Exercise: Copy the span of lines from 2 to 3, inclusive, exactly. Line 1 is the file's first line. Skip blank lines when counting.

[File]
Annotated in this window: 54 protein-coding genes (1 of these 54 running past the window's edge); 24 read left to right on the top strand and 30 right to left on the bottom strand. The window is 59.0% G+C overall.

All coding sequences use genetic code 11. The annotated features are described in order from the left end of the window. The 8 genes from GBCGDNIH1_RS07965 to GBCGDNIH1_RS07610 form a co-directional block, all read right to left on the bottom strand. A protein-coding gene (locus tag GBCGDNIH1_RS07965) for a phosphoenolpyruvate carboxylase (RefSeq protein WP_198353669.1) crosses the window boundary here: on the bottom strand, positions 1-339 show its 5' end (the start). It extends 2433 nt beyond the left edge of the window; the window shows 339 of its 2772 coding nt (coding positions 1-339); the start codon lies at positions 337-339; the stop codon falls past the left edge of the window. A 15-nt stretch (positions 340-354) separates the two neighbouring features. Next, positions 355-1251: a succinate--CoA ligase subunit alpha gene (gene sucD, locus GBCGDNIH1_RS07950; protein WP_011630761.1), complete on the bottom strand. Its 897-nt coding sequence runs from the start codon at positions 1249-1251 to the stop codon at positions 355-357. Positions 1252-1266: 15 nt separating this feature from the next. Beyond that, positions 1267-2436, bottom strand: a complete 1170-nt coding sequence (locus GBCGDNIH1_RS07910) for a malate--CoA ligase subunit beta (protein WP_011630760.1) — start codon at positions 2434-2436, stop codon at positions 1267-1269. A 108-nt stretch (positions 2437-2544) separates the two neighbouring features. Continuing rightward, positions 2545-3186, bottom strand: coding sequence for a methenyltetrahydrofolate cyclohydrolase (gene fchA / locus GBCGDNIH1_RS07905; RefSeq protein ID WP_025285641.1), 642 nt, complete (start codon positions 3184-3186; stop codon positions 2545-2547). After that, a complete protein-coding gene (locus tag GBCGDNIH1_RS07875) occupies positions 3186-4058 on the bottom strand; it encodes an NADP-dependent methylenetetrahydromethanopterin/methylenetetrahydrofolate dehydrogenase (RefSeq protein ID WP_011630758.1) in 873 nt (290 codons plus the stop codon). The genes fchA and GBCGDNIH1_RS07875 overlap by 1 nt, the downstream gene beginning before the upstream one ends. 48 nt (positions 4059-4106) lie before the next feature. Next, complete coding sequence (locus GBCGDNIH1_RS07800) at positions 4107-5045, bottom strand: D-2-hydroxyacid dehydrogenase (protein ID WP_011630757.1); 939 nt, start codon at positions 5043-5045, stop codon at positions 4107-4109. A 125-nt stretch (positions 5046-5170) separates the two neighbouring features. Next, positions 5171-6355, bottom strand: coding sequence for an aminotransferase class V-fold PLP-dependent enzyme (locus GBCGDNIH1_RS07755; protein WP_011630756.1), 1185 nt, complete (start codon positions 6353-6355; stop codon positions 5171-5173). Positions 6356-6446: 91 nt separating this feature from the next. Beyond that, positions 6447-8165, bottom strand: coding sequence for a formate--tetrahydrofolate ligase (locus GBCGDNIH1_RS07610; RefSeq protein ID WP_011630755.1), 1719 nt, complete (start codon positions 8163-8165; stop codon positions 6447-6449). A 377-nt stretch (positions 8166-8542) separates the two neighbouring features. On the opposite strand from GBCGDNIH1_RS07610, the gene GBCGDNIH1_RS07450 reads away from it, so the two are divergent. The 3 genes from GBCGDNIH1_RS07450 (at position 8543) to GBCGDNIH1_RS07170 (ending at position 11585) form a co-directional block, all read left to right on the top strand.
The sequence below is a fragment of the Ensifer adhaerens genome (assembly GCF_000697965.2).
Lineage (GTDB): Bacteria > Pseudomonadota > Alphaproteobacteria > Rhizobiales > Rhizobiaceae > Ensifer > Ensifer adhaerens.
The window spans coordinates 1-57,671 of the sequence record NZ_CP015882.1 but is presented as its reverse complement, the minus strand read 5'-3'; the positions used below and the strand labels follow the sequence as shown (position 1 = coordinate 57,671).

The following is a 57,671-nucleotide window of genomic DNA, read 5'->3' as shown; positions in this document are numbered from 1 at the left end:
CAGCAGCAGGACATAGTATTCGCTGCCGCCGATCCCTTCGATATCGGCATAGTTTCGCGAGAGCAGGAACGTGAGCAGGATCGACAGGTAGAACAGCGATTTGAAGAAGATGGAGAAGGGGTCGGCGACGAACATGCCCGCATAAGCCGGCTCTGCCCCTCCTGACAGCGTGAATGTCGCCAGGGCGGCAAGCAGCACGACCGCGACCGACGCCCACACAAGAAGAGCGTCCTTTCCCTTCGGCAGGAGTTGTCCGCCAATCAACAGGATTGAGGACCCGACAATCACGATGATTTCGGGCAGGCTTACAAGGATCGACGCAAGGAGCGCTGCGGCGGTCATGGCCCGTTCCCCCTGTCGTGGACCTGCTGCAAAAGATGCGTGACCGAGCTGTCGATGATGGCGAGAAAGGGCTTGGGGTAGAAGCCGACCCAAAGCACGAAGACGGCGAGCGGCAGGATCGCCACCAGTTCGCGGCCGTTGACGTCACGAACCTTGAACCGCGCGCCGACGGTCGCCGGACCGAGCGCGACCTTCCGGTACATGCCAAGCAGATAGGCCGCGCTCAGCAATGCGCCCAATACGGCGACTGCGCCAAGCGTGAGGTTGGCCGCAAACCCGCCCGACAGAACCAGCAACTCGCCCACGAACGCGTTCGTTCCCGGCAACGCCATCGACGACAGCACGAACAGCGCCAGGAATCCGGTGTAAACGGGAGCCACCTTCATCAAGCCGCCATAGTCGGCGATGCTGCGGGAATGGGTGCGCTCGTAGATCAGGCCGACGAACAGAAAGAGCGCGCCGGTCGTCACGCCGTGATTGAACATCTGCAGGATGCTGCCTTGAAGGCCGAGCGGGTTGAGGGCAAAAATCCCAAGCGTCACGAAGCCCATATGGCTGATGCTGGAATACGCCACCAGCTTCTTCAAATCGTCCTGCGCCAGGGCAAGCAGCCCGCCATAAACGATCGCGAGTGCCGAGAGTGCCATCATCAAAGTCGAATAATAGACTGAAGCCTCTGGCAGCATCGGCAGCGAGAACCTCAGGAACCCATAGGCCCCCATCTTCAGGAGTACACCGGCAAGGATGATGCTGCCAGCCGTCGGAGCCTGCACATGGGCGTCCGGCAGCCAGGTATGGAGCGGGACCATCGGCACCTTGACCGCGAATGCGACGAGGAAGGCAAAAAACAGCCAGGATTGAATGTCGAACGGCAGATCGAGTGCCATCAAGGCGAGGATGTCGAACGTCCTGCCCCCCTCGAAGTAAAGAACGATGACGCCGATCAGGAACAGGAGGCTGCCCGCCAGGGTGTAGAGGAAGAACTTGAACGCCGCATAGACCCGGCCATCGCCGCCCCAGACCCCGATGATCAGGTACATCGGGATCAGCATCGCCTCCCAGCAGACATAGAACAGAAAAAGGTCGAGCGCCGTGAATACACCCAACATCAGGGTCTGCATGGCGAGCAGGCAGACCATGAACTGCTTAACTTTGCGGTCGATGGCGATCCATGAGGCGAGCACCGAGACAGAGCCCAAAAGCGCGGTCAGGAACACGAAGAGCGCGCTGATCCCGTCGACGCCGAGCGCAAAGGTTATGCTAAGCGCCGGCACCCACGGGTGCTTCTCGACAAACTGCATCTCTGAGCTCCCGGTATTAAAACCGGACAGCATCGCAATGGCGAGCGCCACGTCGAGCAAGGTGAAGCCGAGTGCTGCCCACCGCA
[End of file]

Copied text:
All coding sequences use genetic code 11. The annotated features are described in order from the left end of the window. The 8 genes from GBCGDNIH1_RS07965 to GBCGDNIH1_RS07610 form a co-directional block, all read right to left on the bottom strand. A protein-coding gene (locus tag GBCGDNIH1_RS07965) for a phosphoenolpyruvate carboxylase (RefSeq protein WP_198353669.1) crosses the window boundary here: on the bottom strand, positions 1-339 show its 5' end (the start). It extends 2433 nt beyond the left edge of the window; the window shows 339 of its 2772 coding nt (coding positions 1-339); the start codon lies at positions 337-339; the stop codon falls past the left edge of the window. A 15-nt stretch (positions 340-354) separates the two neighbouring features. Next, positions 355-1251: a succinate--CoA ligase subunit alpha gene (gene sucD, locus GBCGDNIH1_RS07950; protein WP_011630761.1), complete on the bottom strand. Its 897-nt coding sequence runs from the start codon at positions 1249-1251 to the stop codon at positions 355-357. Positions 1252-1266: 15 nt separating this feature from the next. Beyond that, positions 1267-2436, bottom strand: a complete 1170-nt coding sequence (locus GBCGDNIH1_RS07910) for a malate--CoA ligase subunit beta (protein WP_011630760.1) — start codon at positions 2434-2436, stop codon at positions 1267-1269. A 108-nt stretch (positions 2437-2544) separates the two neighbouring features. Continuing rightward, positions 2545-3186, bottom strand: coding sequence for a methenyltetrahydrofolate cyclohydrolase (gene fchA / locus GBCGDNIH1_RS07905; RefSeq protein ID WP_025285641.1), 642 nt, complete (start codon positions 3184-3186; stop codon positions 2545-2547). After that, a complete protein-coding gene (locus tag GBCGDNIH1_RS07875) occupies positions 3186-4058 on the bottom strand; it encodes an NADP-dependent methylenetetrahydromethanopterin/methylenetetrahydrofolate dehydrogenase (RefSeq protein ID WP_011630758.1) in 873 nt (290 codons plus the stop codon). The genes fchA and GBCGDNIH1_RS07875 overlap by 1 nt, the downstream gene beginning before the upstream one ends. 48 nt (positions 4059-4106) lie before the next feature. Next, complete coding sequence (locus GBCGDNIH1_RS07800) at positions 4107-5045, bottom strand: D-2-hydroxyacid dehydrogenase (protein ID WP_011630757.1); 939 nt, start codon at positions 5043-5045, stop codon at positions 4107-4109. A 125-nt stretch (positions 5046-5170) separates the two neighbouring features. Next, positions 5171-6355, bottom strand: coding sequence for an aminotransferase class V-fold PLP-dependent enzyme (locus GBCGDNIH1_RS07755; protein WP_011630756.1), 1185 nt, complete (start codon positions 6353-6355; stop codon positions 5171-5173). Positions 6356-6446: 91 nt separating this feature from the next. Beyond that, positions 6447-8165, bottom strand: coding sequence for a formate--tetrahydrofolate ligase (locus GBCGDNIH1_RS07610; RefSeq protein ID WP_011630755.1), 1719 nt, complete (start codon positions 8163-8165; stop codon positions 6447-6449). A 377-nt stretch (positions 8166-8542) separates the two neighbouring features. On the opposite strand from GBCGDNIH1_RS07610, the gene GBCGDNIH1_RS07450 reads away from it, so the two are divergent. The 3 genes from GBCGDNIH1_RS07450 (at position 8543) to GBCGDNIH1_RS07170 (ending at position 11585) form a co-directional block, all read left to right on the top strand.
The sequence below is a fragment of the Ensifer adhaerens genome (assembly GCF_000697965.2).